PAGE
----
Emotional welcome home for Manitoba, Alberta-based soldiers


SOF Support
Feb 8, 2007
Land of Swine and Maple Syrup
Welcome home and a job well done! Now enjoy your rest with your loved ones; you earned it.

RIP to the fallen, you are not forgotten.

Emotional welcome home for Manitoba, Alberta-based soldiers

Last Updated: Friday, September 5, 2008 | 10:20 AM ET

CBC News

A soldier returning from Afghanistan is welcomed home to Edmonton. (CBC)

A wave of Canadian troops have returned home from Afghanistan to an emotional welcome, just days after three Canadian soldiers were killed.
Friday morning, about 40 members of the Second Battalion, Princess Patricia's Canadian Light Infantry and Fort Garry Horse reserves in Winnipeg were greeted with tears and hugs from relieved family and friends at the Minto Armoury.
A similar scene greeted about 50 troops at the Edmonton Garrison Thursday evening.
Waiting for the soldiers' arrival in Winnipeg — they were a couple of hours late — was nothing compared to the last six months for Pierre Gosselin, whose son, Jean Pierre, is a corporal with the Patricias and a roommate of Cpl. Mike Seggie, one of men killed earlier this week in Afghanistan.
"The toughest thing was to say goodbye and [wonder] are you going to see him seven months later? Or is he going to come back in a box?" he said.
Hearing the news of the deaths earlier this week terrified him, Gosselin said: "I said, holy Christ, that could have been my kid. Like, the luck of the draw: Mike stays and you go."
'You want to stay involved'


Cpl. Gordon May is relieved to be back home, but says he also wanted to stay involved in Canada's mission in Afghanistan. (CBC)

Cpl. Gordon May, exhausted and ready for home after a long journey, said the work being done by the Canadian Forces in Afghanistan is making a difference.
"Travelling throughout the countryside and into the city all the time they say they see the pattern of life is a lot more busy, people are getting back [to normal]," he said.
"All the markets are a lot busier, so obviously people are noticing the change and feeling safer to come out."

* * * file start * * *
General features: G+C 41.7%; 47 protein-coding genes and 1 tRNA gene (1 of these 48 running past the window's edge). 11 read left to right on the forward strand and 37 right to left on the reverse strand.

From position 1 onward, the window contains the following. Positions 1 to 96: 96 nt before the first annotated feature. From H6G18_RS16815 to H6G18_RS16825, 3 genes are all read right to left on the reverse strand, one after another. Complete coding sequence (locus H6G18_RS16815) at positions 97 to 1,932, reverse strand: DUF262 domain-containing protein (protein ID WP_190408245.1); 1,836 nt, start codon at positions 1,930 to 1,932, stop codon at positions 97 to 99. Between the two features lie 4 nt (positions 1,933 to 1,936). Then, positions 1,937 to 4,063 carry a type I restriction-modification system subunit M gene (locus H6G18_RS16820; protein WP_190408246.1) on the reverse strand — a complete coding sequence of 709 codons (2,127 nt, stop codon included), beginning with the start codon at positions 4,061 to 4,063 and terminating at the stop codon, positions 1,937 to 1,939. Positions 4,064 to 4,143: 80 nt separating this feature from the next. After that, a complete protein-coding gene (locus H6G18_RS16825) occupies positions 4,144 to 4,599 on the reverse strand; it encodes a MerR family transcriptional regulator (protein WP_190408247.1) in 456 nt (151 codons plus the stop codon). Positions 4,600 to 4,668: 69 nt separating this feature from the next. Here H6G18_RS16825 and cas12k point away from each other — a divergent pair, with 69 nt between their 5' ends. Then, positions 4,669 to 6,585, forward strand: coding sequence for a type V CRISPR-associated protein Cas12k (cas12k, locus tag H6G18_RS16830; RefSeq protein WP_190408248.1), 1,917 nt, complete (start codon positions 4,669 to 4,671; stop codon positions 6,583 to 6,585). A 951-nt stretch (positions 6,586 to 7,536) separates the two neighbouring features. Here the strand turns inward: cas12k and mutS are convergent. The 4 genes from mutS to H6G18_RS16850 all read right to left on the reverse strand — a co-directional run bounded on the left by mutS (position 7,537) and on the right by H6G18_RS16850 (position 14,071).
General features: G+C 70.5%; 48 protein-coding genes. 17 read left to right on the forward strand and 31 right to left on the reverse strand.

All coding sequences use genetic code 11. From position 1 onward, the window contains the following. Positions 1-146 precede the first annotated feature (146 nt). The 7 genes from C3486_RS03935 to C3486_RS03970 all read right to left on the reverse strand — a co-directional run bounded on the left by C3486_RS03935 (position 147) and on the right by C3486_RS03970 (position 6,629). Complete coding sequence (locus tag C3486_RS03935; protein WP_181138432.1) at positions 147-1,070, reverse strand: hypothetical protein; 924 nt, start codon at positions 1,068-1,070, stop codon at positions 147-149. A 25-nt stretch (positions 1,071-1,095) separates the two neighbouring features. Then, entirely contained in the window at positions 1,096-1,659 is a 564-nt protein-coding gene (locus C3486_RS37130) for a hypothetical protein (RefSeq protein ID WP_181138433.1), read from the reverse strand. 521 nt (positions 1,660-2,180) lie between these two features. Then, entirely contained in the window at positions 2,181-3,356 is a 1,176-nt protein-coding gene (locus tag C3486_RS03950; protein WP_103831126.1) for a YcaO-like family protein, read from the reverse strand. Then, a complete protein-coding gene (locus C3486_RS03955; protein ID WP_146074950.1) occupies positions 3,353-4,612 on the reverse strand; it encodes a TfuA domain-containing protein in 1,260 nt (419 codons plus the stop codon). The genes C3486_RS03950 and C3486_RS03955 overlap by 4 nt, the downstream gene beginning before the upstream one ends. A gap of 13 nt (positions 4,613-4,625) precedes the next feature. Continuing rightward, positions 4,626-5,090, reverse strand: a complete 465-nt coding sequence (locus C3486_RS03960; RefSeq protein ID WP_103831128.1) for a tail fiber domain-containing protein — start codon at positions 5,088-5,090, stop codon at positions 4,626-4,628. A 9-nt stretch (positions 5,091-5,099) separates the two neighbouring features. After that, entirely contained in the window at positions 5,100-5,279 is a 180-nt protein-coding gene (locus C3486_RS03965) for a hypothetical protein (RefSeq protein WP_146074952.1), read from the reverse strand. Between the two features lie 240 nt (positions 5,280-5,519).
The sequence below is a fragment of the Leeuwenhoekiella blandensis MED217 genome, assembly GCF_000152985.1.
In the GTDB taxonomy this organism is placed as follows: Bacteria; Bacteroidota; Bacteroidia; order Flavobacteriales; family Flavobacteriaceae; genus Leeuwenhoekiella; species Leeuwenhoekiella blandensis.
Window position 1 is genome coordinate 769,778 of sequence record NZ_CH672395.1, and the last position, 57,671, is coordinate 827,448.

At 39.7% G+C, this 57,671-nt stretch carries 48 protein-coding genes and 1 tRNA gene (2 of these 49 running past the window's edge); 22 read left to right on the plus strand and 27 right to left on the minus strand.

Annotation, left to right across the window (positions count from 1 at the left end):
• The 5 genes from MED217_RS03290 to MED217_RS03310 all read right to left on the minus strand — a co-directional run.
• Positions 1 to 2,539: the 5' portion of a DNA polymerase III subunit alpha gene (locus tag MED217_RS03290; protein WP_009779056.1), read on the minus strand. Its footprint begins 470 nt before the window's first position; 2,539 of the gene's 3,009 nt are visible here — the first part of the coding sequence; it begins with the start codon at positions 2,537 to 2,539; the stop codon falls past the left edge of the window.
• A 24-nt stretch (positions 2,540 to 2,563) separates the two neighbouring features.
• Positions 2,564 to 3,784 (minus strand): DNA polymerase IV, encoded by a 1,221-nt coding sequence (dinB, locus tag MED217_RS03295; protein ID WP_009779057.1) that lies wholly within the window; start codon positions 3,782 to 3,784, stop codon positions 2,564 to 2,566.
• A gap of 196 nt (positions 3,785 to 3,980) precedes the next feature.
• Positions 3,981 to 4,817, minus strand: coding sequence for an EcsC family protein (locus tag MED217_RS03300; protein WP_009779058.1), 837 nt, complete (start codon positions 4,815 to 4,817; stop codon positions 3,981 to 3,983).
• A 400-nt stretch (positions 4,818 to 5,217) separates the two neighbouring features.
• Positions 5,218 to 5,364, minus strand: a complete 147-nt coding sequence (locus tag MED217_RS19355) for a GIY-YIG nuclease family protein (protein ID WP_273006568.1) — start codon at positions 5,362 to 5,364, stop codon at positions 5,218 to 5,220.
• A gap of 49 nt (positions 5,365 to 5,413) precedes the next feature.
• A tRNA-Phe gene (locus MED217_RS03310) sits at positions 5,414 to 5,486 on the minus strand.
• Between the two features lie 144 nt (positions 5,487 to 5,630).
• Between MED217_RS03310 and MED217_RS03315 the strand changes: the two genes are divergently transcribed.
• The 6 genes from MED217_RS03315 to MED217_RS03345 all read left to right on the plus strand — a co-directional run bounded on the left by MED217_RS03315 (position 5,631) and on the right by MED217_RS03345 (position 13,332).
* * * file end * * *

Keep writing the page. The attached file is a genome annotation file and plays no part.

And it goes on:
May had mixed feelings about his return.
"It's definitely a relief, but you almost don't feel like you don't want to completely drop it and step away and get right back into your life and not think about it again," he said. "You want to stay involved in some way if possible."
'Amazing moments'


Cpl. Jason Moldovan holds his three-week-old baby girl Nadia for the first time. (CBC)

Meanwhile in Edmonton, it was an especially poignant welcome for Cpl. Jason Moldovan, who got to hold his three-week-old baby girl Nadia for the first time.
"Even though I saw photos, it doesn't really sink in until I'm holding her now," Moldovan said.
His wife Christina said she has been counting down the days.
"We decided to get pregnant before he left," she said. "In my heart I felt like I wanted to have something of him in case something bad would happen, you know. All I wanted is to have him home and it's amazing moments right now."
Moldovan described his six months in Afghanistan as a tough go, but said in spite of the fact 96 Canadian soldiers have been killed he still believes in the mission.
"I know that our Canadian troops are working on a dam, and once we get that dam going I'm sure the quality of life will improve for Afghanis. We want to bring electricity to them. It's worth helping these people," he said.
Canada launched its Afghan mission in February 2002, and about 2,500 Canadian soldiers are now serving in the war-torn country, most of them in the volatile south.